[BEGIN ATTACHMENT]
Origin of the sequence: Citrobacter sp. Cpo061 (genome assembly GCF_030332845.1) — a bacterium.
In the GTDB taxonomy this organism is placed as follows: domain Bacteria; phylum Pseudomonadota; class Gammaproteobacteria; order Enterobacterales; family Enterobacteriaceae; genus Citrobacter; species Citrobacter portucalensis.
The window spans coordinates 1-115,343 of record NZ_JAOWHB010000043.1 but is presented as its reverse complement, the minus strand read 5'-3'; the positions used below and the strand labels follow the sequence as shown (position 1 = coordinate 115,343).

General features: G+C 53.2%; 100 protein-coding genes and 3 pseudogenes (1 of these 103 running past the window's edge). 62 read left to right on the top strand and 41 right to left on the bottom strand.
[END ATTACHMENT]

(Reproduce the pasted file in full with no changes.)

Origin of the sequence: Citrobacter sp. Cpo061 (genome assembly GCF_030332845.1) — a bacterium.
In the GTDB taxonomy this organism is placed as follows: domain Bacteria; phylum Pseudomonadota; class Gammaproteobacteria; order Enterobacterales; family Enterobacteriaceae; genus Citrobacter; species Citrobacter portucalensis.
The window spans coordinates 1-115,343 of record NZ_JAOWHB010000043.1 but is presented as its reverse complement, the minus strand read 5'-3'; the positions used below and the strand labels follow the sequence as shown (position 1 = coordinate 115,343).

General features: G+C 53.2%; 100 protein-coding genes and 3 pseudogenes (1 of these 103 running past the window's edge). 62 read left to right on the top strand and 41 right to left on the bottom strand.